All my books tend to only have one major love scene. My upcoming book has two. I didn’t plan it that way, it just happened. And it does say alot about the characters and their relationship. Hmmm.

    Reply
  9. Louise Ure

    Put my votes in the Vicki Hendricks and MJ Rose ballot boxes.

    And Denise Mina can write sloppy, ugly, urgent sex scenes.

    I’m fine writing violent sex — rape, abuse, molestation — but haven’t yet dared do the big “isn’t this fun” sex scene for one of my protagonists.

    Reply
  10. Lori G. Armstrong

    Thanks Karen. There’s a very hot, very explicit sex scene in Shallow Grave and we’ll see the response it garners.

    We must all be on the same wavelength. Craig Johnson (The Cold Dish) and I are doing a panel on Sex and Violence in mysteries at South Dakota Festival of the Book the end of this month.

    Is it just me, or don’t you love gratuitous sex? I love love love the thought of lust so rampant the characters are dropping trou and damning the consequences, guns and clothes and inhibitions flying. For those naysayers who find it unrealistic, hmm…guess they’ve never experienced adult hormonal surges on that powerful level and I find that…sad.

    I think if you write cozies and the violence is off page, it’s logical the sex should be behind closed doors. But if you write about the dark side of life, glistening entrails and serial killers and describe everything violent in vivid detail? And you balk at writing equally explicit sex scenes? Dude. That’s cheating. Foreplay is fine, but at some point we’d better see the pay off.

    And it SUCKS that male characters can bang any number of females in a single book, but if a female character (not the obligatory girlfriend or token bad girl, but the main character) beds more than one guy? She’s called a slut or a whore or worse, an unrealistic character readers can’t connect with – which totally boggles my mind. The female can act just as heroic, have the same set of ideals and morals as her fictional male counterparts, but she’s held to a different standard? Oh right, women aren’t supposed to like sex. And if we do, god forbid we admit it.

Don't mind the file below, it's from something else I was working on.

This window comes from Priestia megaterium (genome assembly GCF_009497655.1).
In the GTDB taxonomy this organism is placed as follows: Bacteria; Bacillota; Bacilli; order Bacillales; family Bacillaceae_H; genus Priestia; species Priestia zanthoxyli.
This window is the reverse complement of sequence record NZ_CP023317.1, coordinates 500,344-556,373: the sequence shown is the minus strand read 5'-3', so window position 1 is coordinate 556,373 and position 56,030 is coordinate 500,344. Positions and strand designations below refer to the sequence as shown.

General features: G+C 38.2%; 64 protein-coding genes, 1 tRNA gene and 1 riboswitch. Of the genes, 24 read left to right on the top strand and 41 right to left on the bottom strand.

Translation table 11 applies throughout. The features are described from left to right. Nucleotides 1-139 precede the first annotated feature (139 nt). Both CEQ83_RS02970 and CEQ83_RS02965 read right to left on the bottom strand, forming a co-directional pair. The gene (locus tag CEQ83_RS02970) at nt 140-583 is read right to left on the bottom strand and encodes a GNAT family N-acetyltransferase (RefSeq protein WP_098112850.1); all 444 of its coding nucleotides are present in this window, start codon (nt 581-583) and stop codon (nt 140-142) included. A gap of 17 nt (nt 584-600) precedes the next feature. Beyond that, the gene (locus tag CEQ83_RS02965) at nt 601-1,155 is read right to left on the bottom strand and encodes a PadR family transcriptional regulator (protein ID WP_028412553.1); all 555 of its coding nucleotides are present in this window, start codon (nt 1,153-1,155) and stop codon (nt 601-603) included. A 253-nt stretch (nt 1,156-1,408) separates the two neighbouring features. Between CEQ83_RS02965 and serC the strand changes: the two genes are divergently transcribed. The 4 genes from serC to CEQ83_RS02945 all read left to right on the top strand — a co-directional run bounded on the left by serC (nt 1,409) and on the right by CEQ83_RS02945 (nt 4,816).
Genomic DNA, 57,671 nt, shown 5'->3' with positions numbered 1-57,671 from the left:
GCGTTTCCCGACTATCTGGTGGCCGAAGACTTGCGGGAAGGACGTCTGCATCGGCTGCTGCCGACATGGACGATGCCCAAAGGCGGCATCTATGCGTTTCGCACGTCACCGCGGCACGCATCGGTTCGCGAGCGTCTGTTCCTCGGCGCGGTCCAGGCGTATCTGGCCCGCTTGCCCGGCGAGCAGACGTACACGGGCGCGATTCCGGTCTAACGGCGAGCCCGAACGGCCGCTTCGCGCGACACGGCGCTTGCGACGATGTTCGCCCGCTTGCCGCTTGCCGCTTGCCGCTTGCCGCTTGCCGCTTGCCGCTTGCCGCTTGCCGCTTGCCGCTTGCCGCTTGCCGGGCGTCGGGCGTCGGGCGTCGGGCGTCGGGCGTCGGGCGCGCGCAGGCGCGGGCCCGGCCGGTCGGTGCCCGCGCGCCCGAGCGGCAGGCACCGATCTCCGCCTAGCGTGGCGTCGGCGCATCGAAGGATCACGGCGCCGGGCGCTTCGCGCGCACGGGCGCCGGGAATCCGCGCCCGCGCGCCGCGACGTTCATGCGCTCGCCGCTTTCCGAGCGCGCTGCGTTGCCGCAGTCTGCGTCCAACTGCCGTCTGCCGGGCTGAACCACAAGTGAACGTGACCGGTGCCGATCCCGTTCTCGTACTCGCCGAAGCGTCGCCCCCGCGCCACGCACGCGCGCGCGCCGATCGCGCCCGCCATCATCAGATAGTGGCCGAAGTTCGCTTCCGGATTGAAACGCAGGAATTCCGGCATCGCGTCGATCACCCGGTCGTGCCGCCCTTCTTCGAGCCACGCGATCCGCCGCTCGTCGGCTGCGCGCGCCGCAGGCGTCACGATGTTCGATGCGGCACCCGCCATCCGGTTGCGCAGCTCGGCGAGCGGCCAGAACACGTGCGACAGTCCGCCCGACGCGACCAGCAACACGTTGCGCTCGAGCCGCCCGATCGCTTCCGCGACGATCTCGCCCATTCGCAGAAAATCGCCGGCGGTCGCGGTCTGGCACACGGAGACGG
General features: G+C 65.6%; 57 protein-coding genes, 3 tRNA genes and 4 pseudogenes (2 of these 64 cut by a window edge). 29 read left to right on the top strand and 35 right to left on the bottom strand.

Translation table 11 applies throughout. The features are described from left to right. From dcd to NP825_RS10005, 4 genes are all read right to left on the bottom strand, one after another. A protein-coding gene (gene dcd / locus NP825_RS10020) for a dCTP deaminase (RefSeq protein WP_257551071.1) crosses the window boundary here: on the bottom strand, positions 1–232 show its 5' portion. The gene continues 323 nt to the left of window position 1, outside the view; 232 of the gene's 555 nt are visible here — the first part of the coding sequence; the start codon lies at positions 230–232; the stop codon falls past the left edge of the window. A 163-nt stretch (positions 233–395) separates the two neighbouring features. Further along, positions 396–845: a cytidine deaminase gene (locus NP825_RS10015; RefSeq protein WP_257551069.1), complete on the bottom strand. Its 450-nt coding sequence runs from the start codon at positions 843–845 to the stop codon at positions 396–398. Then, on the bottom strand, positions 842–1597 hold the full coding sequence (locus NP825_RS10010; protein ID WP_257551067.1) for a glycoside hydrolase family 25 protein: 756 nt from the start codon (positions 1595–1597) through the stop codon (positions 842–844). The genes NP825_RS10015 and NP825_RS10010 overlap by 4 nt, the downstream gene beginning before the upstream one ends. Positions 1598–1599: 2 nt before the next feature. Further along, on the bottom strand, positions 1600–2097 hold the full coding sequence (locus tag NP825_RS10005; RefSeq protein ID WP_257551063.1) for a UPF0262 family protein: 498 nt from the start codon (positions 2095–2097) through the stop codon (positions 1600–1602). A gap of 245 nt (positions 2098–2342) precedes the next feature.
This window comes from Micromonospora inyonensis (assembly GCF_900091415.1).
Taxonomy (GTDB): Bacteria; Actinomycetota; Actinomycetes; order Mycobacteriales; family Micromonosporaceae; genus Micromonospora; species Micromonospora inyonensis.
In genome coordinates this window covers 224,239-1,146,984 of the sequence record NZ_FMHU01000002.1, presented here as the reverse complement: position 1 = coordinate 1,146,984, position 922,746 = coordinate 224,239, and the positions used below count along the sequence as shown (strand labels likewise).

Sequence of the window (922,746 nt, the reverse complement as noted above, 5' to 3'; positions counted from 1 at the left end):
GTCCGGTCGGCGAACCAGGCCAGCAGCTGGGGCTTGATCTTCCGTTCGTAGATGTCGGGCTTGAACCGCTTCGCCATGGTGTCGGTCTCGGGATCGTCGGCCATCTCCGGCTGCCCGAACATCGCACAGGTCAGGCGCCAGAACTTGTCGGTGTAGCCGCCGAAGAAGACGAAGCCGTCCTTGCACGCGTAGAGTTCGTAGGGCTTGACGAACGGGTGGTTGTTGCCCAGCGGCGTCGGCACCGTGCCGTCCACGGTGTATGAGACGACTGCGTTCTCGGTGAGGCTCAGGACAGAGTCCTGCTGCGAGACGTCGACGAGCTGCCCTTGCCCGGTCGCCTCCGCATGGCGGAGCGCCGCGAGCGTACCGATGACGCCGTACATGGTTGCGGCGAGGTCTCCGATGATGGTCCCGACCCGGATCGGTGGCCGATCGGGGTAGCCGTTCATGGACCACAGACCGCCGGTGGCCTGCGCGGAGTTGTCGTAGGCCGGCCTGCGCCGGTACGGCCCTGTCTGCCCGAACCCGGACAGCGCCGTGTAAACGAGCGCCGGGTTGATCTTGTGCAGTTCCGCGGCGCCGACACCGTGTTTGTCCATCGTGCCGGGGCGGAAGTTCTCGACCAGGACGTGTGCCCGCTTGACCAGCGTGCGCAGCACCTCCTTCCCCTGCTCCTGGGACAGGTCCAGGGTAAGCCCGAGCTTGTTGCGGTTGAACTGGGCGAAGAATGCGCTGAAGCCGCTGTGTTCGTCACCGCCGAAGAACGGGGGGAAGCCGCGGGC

Here’s where I’ll piss people off. Men who write a decent – not an outstanding – sex scene are deified. Women who write outstanding – not ordinary – sex scenes are vilified…or snarkily called “romance writers” by their mystery peers and that is patently unfair.

    Reply
  11. B.G. Ritts

    I’ll take MADAME BOVARY’s ride in the woods with Rodolphe — of course, the RYAN’S DAUGHTER realization of the scene does a lovely job of heating it up.

    I prefer scenes with extended foreplay and think the idea of ‘heavings’ and ‘throbbings’ is best left to individual imagination. However, that doesn’t mean I refuse to read fine, graphic detail… Anyway, I’ll go with Barry Eisler and M.J. Rose.

    Reply
  12. Will Bereswill

    Wow, sex scenes. I used to laugh at my wife for reading the female porn otherwise referred to as “Romance”. Then when I wrote my first sex scene, I was asking her for some of her books.

    I’m with Tasha. No gory details, door is almost shut with only a slight crack to peer through.

    And, the Bloodhound Gang. First time I heard that song was in the disco of the Carnival Fantasy on my way back from the Bahamas. There was a young couple dancing and I swear I was getting hot just watching her move. I had no doubt what was on their cabin schedule for later that night.

    Reply
  13. Allison Brennan

    Um, Lori, how do you REALLY feel? I sense you’re holding back . . .

    I think you’re right, though. It’s about reader expectations. Explicit sex and violence don’t fit in cozies. But we write pretty dark and if I’m going to show the worst that people do to each other, I’m going to show the best that comes out of it–love.